by: TIMES PHOTO: MATT SINGLEDECKER - Beaverton's Lexus Miller-Moylan cruised to victories in the 200 and 400 against Aloha on Wednesday.

Still sore from a handful of hard workouts during the week, Lexus Miller-Moylan was able to find the fire in the 200-meter dash, and hold off freshman teammate Cassandra Harrigan for the win.

“I just came in with the thought of there’s no other place I’m going to get but first,” said Miller-Moylan. “I was going to do whatever I possibly could to get it. I came out a little slow, but I saw someone in front of me, so I kicked it into high gear and got that first place.”

Miller-Moylan observed Harrigan and Aloha’s Demetria Andrews in the lead at the curve, but that only fueled the junior’s flame even more.

“That gives the drive of ‘You gotta go get her. You have to catch her. You have to get in front of her’,” said Miller-Moylan. “That’s what I think throughout my whole race, and getting the win is just awesome. It’s the best feeling ever.”

Miller-Moylan is also a standout in the 400, with the sixth-best time in Metro, but said the 200 is her favorite because it boils down to a battle of guts and will.

“You pretty much give it all you got the whole way,” said Miller-Moylan. “It’s basically all-out and whoever’s the best, is the best and whoever is the strongest, wins. But, both are great races and it’s just a privilege to be blessed to do both of them.”

As a freshman, Miller-Moylan won Metro’s 400-meter dash with a 58.82, and then Miller-Moylan moved to La Grande as a sophomore where she won district titles in the 200 and 400, and helped the school’s relay teams place at state.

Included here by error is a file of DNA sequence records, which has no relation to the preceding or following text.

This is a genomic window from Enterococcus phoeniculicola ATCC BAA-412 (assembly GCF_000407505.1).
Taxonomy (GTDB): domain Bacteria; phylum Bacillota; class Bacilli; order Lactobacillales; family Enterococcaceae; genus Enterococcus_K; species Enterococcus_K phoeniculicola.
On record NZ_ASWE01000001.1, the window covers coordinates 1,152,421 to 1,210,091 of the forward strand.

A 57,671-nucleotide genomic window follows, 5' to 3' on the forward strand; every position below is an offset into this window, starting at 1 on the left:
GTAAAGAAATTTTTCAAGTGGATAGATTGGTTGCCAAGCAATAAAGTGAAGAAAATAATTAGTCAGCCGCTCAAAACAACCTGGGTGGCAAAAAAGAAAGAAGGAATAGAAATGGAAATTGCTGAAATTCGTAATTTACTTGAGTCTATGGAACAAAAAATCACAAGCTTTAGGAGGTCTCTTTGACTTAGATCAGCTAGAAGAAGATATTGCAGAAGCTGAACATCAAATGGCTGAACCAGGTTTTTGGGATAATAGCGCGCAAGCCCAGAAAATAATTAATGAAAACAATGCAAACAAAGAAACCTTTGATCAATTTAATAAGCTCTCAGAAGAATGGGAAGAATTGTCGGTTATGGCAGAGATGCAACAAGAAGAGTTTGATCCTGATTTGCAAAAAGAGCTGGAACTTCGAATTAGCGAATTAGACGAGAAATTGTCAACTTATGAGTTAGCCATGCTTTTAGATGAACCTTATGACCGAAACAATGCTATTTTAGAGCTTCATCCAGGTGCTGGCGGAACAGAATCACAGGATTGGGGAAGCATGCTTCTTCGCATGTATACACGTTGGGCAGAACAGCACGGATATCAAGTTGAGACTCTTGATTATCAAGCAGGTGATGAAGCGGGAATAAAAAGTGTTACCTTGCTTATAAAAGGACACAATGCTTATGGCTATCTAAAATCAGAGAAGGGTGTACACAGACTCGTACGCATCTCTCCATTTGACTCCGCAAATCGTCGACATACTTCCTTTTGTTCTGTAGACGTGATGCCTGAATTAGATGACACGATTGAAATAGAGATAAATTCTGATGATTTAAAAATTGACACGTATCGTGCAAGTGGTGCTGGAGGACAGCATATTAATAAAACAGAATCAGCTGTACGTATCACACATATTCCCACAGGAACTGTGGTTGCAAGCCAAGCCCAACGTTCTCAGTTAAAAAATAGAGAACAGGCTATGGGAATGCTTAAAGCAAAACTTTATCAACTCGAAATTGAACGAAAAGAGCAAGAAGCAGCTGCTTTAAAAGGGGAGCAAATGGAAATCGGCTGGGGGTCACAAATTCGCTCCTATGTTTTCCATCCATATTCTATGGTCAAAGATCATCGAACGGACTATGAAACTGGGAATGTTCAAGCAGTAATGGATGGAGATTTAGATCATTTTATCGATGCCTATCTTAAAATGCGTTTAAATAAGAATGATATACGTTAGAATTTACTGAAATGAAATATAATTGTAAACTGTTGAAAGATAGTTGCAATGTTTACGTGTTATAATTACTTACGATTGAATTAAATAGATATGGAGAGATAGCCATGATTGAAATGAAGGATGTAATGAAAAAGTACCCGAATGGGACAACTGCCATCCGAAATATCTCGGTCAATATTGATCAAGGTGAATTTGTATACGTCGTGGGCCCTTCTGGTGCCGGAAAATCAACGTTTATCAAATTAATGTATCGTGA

Miller-Moylan’s dad’s occupation was reassigned to Beaverton after a year in La Grande, bringing the athletic junior back home with even more gained confidence and a sense of empowerment.

“La Grande really opened my eyes to if you put in the effort, you’re going to see results,” said Miller-Moylan. “I want to take that here, even though there’s more competition and more amazing athletes. I just want that to drive me to be even better.”

by: TIMES PHOTO: MATT SINGLEDECKER - Beaverton's Erin Gregoire took first in the 800 against Aloha on Wednesday to help the Beavers take the team win.

Wanting to get away from the meetly monotony of running 3,000 meters, Beaverton’s Erin Gregoire vanished from the field early, and galloped to a 2:22 win in the 800.

Looking for a way to hone her speed, the Metro’s leader in the 3K had a 50-meter lead or so with 200 meters to go, and hightailed it down the homestretch with her patented kick that was formed and famed during cross country season.

“Honestly, I felt very dead,” said Gregoire with a laugh. “But, that was the only race I was doing. I knew I had to give it my all because I wouldn’t have to worry about anything the rest of the meet.”

It was Gregoire’s first 800 since her freshman year, and while the junior was a tad nervous beforehand, the mild temperatures made it easier to breathe and compete. The strategy of the quicker paced 800 was foreign to Gregoire, being that she’s a noted long distance runner.

But, lighting-fast teammate Allison Muller, a state finalist in the 800 last season, lent her long-limbed teammate a little advice prior to the gun.

“She just said ‘Run fast’,” laughed Gregoire. “I just tried to do my best.”

Gregoire has struggled with injuries the past two seasons, but so far she’s been able to maintain her health, and hopes to carry that through the rest of the season.

During the winter, Gregoire and her long distance teammates put down a good amount of miles for a strong cardio base, and to help avoid any nagging injuries that tend to pop up.

“I’m really excited for this season,” said Gregoire. “I’m hoping I can stay injury-free and stay on the track so I can compete at my best.”

Contract Publishing

Go to top
Template by JoomlaShine